Daffodils do well in USDA hardiness zones 3-8, are very tolerant to cold and thrive under full sun. Avoid shady spots since this can keep them from flowering. The soil should be rich in organic matter and drain well. Plant daffodils in the fall, burying the bulbs about 4 inches deep.

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They look great in groups or scattered naturally in the grass. But, don’t overcrowd them as this too will hinder flowering.

Single Early Tulip

Single-Early-Tulip

The single early tulip has a strong stem that can grow 10-18 inches tall, with a single bell-shaped flower blooming at its end. Flowers can be yellow, pink, white, orange, and a range of other bright colors.

It is best to plant single early tulips during fall, about six weeks before the ground freezes. You’ll need to choose a location where they can enjoy the full afternoon sun. Water the bulb right after planting to activate rooting.

Crocus

Crocus

Crocuses have grass-like leaves and goblet-shaped flowers blooming at the end of a narrow tube. The flowers come in shades of yellow, red, orange, pink, and more. A crocus can grow between 2-4 inches tall and is suitable for USDA hardiness zones 3-8.

The best time to plant crocuses is in fall when the soil temperature is below 60 Fahrenheit degrees and before the ground freezes.

Bury the crocus corm 3-4 inches deep in well-drained soil. The soil should stay moist but not soggy, as this can make the corm rot and prevent growth. Cover the site with mulch throughout winter and only remove it in late February for the shoots to appear.

Claytonia Spring Beauty

Claytonia Spring Beauty

The Claytonia spring beauty is native to the Midwest and grows well in USDA hardiness zones 6-9. Its star-shaped flowers come in pink or white, with the petals having dark pink veins.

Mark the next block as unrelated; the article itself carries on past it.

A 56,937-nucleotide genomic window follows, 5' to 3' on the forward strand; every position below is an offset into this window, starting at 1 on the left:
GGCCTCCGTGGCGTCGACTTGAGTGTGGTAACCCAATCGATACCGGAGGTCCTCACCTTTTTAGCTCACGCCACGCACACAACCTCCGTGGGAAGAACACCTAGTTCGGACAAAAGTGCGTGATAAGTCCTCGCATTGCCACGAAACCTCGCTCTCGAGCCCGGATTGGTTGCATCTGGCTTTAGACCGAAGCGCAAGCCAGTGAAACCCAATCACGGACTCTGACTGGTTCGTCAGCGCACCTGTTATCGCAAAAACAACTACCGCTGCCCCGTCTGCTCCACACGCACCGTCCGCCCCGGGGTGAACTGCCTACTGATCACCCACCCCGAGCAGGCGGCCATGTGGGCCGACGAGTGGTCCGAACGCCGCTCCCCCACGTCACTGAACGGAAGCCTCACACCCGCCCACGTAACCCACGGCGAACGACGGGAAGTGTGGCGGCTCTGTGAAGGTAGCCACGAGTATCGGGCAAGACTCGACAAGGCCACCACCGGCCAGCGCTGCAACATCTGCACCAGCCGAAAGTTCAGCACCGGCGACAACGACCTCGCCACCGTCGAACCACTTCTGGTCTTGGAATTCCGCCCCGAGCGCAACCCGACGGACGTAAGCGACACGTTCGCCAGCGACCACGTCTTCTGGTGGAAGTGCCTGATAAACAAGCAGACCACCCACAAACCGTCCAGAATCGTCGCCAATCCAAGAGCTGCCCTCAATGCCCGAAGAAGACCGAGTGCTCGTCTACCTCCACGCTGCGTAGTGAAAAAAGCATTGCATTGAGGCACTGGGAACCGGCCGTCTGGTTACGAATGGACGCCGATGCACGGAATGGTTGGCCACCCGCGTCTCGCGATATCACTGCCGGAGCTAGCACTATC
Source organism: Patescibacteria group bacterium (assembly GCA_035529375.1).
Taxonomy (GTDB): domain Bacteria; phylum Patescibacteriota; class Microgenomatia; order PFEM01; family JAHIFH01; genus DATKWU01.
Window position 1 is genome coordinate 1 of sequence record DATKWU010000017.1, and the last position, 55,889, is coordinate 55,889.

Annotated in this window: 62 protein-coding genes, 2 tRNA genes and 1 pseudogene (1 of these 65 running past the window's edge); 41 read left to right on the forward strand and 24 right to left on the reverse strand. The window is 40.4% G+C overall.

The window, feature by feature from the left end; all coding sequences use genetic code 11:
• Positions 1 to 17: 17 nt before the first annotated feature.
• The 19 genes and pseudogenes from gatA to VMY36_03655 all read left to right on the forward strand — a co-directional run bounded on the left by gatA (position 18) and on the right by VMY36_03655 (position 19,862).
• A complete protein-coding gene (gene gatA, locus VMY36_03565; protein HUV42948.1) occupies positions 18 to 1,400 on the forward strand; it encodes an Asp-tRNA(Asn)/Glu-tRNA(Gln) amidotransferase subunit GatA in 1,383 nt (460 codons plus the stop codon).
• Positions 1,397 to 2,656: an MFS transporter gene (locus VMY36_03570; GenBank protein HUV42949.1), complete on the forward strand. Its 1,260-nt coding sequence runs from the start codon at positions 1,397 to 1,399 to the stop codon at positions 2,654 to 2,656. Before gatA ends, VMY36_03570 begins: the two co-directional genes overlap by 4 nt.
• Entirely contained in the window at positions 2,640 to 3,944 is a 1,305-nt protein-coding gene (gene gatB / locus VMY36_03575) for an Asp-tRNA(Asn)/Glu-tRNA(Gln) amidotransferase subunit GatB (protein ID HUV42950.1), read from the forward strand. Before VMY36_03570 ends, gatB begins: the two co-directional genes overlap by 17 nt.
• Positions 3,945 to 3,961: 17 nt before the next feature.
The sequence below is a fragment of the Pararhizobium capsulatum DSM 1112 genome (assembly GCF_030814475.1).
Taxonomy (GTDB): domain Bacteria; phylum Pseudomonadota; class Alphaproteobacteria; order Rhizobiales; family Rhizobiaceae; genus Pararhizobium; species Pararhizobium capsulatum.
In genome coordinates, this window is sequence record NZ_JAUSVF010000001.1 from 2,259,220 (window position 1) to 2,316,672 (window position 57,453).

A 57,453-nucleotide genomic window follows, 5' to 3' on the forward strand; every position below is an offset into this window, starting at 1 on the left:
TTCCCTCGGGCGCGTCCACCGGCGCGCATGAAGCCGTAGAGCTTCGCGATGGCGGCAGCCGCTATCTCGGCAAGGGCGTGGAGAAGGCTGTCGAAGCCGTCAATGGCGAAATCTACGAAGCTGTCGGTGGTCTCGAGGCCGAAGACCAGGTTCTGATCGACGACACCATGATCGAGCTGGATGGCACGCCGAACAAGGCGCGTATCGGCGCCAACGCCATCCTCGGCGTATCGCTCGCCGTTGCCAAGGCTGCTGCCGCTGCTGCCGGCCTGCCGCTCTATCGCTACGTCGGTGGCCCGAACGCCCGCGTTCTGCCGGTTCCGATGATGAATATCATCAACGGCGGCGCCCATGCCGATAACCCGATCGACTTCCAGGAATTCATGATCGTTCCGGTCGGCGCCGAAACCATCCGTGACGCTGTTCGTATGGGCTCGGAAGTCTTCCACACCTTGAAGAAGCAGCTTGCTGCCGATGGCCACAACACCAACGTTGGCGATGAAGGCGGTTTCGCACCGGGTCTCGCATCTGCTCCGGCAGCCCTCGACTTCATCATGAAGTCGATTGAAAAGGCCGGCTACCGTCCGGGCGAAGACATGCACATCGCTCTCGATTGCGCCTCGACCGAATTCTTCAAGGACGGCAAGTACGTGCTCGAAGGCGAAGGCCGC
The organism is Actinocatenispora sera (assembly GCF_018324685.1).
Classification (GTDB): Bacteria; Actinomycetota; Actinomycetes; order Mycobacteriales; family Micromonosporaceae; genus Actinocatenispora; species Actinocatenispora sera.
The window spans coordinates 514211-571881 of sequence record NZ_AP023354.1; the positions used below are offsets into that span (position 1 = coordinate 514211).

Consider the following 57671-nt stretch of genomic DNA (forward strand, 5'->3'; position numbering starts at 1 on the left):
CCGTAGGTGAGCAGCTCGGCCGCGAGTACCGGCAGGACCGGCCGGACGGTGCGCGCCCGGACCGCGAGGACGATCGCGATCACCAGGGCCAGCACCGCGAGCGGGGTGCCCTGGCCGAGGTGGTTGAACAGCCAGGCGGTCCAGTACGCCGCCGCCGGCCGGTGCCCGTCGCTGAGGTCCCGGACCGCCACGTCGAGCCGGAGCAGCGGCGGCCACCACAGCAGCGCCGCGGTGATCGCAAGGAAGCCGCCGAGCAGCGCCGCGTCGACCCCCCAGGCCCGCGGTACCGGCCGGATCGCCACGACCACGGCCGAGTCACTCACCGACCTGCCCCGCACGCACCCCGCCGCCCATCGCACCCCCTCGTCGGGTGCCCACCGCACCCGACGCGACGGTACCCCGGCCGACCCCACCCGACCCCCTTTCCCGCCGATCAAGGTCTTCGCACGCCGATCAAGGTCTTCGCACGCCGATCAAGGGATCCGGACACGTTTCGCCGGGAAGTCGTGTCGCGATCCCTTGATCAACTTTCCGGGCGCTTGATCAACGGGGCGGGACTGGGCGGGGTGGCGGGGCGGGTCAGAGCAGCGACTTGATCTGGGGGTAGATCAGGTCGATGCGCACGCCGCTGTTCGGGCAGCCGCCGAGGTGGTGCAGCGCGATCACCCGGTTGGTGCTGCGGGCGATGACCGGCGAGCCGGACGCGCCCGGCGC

Plant the spring beauty during fall in well-drained soil and keep it moist. Claytonia grows naturally in the woodlands, so a forested patch of your garden will be a great site. If the plants have frequent exposure to full sun, water them regularly to keep the soil from drying.

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Hellebore

Hellebore

Also known as the hybrid lenten rose, hellebore is a plant that grows well in USDA hardiness zones 4-9. Growing up to 24 inches tall, it has upright stems and saucer-shaped flowers.

Hellebore needs shade to grow and bloom well, plus rich soil with good drainage. You’ll need to water it often during its growth stage.

For hellebores to flower in early spring, plant them in late fall, about five weeks before the first hard frost hits the ground. This gives the roots enough time to develop well before the cold temperatures come around.

Primrose

Primrose

Primroses grow to a height of up to 12 inches and have flowers that bloom in a rainbow of colors, including white, yellow, and blue. These perennial herbs are suitable for USDA hardiness zones 4-8.

Plant your primrose seeds in early autumn when the soil is still warm. This gives them a head start before winter when primroses usually become dormant. The soil should be slightly acidic and moist. To boost growth, enrich them with leaf mold and compost.

During spring, your primroses should be in the sun, while a bit of shade is necessary during summer.

Conclusion

Fall is when you need to be selecting and planting your plants for a lovely early spring garden. Depending on your zone and the plant you choose, you might need to do the planting earlier or later in the fall. Once your seeds, tubers, or bulbs are in the ground, you can rest easy knowing that at the first glimpse of spring, your effort will be rewarded.